Inside Pastabilities is a starlit ceiling. The menus are glued onto scrapbook paper. The eggplant-colored trim complements the impenetrable thicket of stuff on the walls: license plates, aprons, magnets, and every other manner of gift shop fodder. The sultry eyes of Norma Jean peer from several posters.

Like the decor, Vitrone’s food is awesomely un-chic. Entrées that burst from the hotdog cart-sized kitchen are big, lusty things dripping with rich sauces and melted cheese. They are flavor-saturated fireworks displays mixed with garlic and a hug from your Nonna Sophia.

Consider the chicken a la Bobby O’Neill. Named for a beloved regular, the dish smothers chicken breast in ricotta, fontina and mascarpone cheeses, prosciutto di parma, eggplant, and bolognese sauce. It would be overkill if it wasn’t too much of a good thing.

The same can be said of Vitrone’s red wine fettuccine, which married a dense, tomato-splashed wine sauce and fat, serpentine noodles (hand-cut by Luigi, of course), tie-died a gentle purple from soaking it all in. Crab meat, mussels and shrimp and thick hunks of garlic also received a rich coating of flavor.

The chef is still making some of the town’s best veal saltimbocca. His tender wraps of veal carried a balanced, subdued sage essence that played against salty prosciutto rolled up inside, while a rich, buttery demi-glace ran down the surface.

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Vitrone reads the Italian Tribune in front of his Lincoln Street restaurant, where many neighborhood discussions take place. photograph by Thom ThompsonLuigi can also display whimsy as a chef, although his dishes occasionally mirrored the hodgepodge of his walls. On one visit, a house salad arrived topped with a grab-bag of ingredients that included crispy, dehydrated green beans and beet slices, orange wedges, diced red cabbage, and inedible, raw fennel bulbs. Another night, he added grapefruit and homemade blocks of mozzarella, the former absolutely eviscerating the latter’s delicate flavors. Pasta fagioli arrived sans navy beans or pasta, but rather with kidney beans and potato.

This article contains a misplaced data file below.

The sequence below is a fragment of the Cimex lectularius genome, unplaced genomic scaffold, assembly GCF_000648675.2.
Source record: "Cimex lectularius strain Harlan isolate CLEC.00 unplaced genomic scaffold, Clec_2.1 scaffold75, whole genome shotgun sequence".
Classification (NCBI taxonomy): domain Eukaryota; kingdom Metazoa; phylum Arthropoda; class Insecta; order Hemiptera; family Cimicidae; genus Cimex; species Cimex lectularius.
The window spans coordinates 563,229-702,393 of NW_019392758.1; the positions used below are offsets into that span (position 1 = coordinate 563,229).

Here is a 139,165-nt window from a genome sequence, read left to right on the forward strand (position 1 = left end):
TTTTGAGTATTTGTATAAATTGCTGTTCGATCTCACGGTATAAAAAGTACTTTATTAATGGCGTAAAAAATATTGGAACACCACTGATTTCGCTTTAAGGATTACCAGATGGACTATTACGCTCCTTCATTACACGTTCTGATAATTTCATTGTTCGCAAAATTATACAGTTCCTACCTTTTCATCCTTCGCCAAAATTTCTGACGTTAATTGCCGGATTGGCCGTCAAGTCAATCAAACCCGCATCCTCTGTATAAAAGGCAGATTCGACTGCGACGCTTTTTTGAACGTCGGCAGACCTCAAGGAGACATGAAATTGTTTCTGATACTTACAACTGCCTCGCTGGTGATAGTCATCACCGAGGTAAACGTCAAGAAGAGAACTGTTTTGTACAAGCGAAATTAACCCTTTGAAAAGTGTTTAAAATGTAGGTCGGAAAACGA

But you don’t go to Pastabilities for the salads.

You go for cavateli in meat sauce, decadent linguine in lobster and house-cured Abruzzese sausage. You go for the stuffed pepperoni and salted ricotta on your plate of cold antipasto, and the stodgy yet delicious stuffed mushroom caps loaded with crab and shrimp meat, sautéed veggies and bread crumbs.

And don’t look for any of that to change anytime soon. Pastabilities’ legacy is cemented. But what about the next generation of diners? With his menu that touts a recipe proudly “As seen in Gourmet Magazine, 1980,” plus his adjacent Old Skool Antiques shop, Vitrone is probably not concerned.

He’s been given a second chance at life, and as long as Luigi is rolling his ravioli, Sinatra is playing over the speakers, and the glass tabletops reflect the starry ceiling above, Pastabilities deserves a second look.